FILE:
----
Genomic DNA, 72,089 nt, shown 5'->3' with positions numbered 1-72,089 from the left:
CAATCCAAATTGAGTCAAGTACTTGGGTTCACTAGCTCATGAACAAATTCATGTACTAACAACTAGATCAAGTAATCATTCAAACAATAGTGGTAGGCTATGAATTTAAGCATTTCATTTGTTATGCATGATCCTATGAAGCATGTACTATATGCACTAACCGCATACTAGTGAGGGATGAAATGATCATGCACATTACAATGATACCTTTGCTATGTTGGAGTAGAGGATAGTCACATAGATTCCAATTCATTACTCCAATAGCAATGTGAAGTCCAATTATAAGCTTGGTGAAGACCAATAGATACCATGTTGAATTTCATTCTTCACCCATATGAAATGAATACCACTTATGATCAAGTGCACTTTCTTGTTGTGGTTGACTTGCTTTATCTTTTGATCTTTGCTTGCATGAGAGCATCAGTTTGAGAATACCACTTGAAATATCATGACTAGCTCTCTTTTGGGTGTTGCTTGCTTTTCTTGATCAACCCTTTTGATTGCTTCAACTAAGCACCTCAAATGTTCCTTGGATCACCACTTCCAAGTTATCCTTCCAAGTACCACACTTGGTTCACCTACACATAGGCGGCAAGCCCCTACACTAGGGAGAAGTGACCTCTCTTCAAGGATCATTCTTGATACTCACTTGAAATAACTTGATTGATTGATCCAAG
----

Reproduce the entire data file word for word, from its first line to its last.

Genomic DNA, 72,089 nt, shown 5'->3' with positions numbered 1-72,089 from the left:
CAATCCAAATTGAGTCAAGTACTTGGGTTCACTAGCTCATGAACAAATTCATGTACTAACAACTAGATCAAGTAATCATTCAAACAATAGTGGTAGGCTATGAATTTAAGCATTTCATTTGTTATGCATGATCCTATGAAGCATGTACTATATGCACTAACCGCATACTAGTGAGGGATGAAATGATCATGCACATTACAATGATACCTTTGCTATGTTGGAGTAGAGGATAGTCACATAGATTCCAATTCATTACTCCAATAGCAATGTGAAGTCCAATTATAAGCTTGGTGAAGACCAATAGATACCATGTTGAATTTCATTCTTCACCCATATGAAATGAATACCACTTATGATCAAGTGCACTTTCTTGTTGTGGTTGACTTGCTTTATCTTTTGATCTTTGCTTGCATGAGAGCATCAGTTTGAGAATACCACTTGAAATATCATGACTAGCTCTCTTTTGGGTGTTGCTTGCTTTTCTTGATCAACCCTTTTGATTGCTTCAACTAAGCACCTCAAATGTTCCTTGGATCACCACTTCCAAGTTATCCTTCCAAGTACCACACTTGGTTCACCTACACATAGGCGGCAAGCCCCTACACTAGGGAGAAGTGACCTCTCTTCAAGGATCATTCTTGATACTCACTTGAAATAACTTGATTGATTGATCCAAG